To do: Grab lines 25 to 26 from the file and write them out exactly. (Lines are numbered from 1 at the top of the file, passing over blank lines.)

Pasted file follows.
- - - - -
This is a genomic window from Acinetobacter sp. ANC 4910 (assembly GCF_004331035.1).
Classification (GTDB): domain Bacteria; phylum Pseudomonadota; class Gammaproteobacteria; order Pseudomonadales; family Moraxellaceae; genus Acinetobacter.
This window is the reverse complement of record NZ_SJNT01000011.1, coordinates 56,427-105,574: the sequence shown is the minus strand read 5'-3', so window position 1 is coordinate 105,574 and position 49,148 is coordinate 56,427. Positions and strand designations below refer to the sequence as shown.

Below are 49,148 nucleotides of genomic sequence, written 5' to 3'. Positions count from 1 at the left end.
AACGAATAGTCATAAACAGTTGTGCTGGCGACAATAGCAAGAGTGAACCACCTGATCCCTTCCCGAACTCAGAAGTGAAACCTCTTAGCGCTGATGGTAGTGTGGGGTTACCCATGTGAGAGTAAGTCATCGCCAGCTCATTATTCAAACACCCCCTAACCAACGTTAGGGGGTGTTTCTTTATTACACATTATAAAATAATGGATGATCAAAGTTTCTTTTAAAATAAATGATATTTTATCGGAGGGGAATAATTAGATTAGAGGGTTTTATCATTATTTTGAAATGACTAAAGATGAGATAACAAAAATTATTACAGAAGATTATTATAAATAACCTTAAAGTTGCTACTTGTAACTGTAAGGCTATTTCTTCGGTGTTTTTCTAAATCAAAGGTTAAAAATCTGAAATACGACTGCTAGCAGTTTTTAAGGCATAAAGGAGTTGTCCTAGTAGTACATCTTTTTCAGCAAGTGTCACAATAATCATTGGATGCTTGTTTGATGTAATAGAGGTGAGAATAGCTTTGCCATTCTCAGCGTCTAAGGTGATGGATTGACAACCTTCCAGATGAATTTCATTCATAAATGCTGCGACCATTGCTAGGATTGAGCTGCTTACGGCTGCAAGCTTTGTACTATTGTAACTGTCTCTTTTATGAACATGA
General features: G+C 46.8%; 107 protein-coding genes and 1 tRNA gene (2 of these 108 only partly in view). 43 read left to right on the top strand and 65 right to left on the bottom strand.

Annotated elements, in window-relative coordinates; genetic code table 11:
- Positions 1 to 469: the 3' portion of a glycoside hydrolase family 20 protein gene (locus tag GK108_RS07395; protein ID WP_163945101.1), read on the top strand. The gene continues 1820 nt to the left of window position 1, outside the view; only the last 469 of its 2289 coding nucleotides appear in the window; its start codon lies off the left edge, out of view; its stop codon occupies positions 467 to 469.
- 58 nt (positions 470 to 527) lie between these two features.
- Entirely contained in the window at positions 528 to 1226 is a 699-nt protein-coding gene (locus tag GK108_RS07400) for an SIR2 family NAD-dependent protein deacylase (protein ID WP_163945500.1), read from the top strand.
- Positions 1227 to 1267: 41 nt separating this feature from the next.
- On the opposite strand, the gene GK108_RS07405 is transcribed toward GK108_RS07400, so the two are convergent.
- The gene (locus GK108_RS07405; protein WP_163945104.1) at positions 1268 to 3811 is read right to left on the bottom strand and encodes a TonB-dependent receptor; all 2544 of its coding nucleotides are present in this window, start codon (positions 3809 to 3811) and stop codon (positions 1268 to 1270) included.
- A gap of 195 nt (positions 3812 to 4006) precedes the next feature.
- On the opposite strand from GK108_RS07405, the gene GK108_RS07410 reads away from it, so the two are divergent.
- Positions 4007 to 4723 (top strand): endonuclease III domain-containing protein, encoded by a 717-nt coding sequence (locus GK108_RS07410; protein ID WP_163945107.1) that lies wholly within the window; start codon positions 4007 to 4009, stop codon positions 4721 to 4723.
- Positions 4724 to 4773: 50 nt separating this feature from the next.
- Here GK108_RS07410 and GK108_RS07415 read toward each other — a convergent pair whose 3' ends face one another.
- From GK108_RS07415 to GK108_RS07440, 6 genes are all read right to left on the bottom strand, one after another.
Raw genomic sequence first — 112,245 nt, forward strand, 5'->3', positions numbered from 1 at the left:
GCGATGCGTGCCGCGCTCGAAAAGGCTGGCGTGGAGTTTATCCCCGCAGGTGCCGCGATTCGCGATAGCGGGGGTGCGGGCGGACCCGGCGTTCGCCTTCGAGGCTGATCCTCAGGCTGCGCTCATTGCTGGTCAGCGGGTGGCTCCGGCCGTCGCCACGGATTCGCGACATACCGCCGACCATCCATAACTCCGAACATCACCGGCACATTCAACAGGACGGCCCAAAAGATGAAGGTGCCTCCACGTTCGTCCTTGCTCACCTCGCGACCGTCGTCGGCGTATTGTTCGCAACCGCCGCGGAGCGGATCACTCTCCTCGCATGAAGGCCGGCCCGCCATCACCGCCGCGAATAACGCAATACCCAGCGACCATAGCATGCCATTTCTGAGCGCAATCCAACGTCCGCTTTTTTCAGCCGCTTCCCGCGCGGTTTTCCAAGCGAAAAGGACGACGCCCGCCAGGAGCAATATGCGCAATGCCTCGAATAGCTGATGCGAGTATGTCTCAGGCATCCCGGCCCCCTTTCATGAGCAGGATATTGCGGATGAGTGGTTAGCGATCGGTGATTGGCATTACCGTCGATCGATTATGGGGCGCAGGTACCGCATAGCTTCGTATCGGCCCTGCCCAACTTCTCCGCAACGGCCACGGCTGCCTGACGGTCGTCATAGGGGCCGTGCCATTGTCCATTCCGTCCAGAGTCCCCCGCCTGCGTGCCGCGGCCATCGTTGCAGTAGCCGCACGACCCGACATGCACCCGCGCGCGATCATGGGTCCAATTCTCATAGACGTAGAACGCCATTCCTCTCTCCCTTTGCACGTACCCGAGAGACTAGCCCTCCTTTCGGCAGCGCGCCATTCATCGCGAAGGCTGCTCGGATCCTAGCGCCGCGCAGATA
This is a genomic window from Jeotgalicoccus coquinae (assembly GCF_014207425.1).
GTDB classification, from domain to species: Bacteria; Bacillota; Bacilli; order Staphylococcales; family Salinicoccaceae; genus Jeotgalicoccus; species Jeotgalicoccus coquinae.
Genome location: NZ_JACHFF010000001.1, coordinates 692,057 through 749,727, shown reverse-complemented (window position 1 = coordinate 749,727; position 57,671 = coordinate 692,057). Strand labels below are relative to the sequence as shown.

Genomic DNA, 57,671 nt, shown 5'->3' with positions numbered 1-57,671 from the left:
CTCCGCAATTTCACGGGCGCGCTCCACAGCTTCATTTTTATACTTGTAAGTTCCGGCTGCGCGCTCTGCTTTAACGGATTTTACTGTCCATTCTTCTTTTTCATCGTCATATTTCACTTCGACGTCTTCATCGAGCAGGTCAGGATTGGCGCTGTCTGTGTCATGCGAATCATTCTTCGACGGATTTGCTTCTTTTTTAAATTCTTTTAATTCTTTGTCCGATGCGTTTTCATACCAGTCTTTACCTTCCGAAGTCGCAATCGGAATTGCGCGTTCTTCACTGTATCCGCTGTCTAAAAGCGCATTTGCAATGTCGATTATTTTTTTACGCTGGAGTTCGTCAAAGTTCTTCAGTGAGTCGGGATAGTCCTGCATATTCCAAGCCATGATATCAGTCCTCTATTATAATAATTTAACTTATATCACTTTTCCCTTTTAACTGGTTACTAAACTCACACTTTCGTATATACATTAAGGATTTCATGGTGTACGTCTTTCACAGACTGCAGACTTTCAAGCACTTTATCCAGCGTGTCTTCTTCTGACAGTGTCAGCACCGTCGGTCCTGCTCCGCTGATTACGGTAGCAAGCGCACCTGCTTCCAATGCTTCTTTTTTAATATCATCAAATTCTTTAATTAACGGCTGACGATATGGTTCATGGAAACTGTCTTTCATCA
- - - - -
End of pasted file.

Genomic DNA, 57,671 nt, shown 5'->3' with positions numbered 1-57,671 from the left:
CTCCGCAATTTCACGGGCGCGCTCCACAGCTTCATTTTTATACTTGTAAGTTCCGGCTGCGCGCTCTGCTTTAACGGATTTTACTGTCCATTCTTCTTTTTCATCGTCATATTTCACTTCGACGTCTTCATCGAGCAGGTCAGGATTGGCGCTGTCTGTGTCATGCGAATCATTCTTCGACGGATTTGCTTCTTTTTTAAATTCTTTTAATTCTTTGTCCGATGCGTTTTCATACCAGTCTTTACCTTCCGAAGTCGCAATCGGAATTGCGCGTTCTTCACTGTATCCGCTGTCTAAAAGCGCATTTGCAATGTCGATTATTTTTTTACGCTGGAGTTCGTCAAAGTTCTTCAGTGAGTCGGGATAGTCCTGCATATTCCAAGCCATGATATCAGTCCTCTATTATAATAATTTAACTTATATCACTTTTCCCTTTTAACTGGTTACTAAACTCACACTTTCGTATATACATTAAGGATTTCATGGTGTACGTCTTTCACAGACTGCAGACTTTCAAGCACTTTATCCAGCGTGTCTTCTTCTGACAGTGTCAGCACCGTCGGTCCTGCTCCGCTGATTACGGTAGCAAGCGCACCTGCTTCCAATGCTTCTTTTTTAATATCATCAAATTCTTTAATTAACGGCTGACGATATGGTTCATGGAAACTGTCTTTCATCA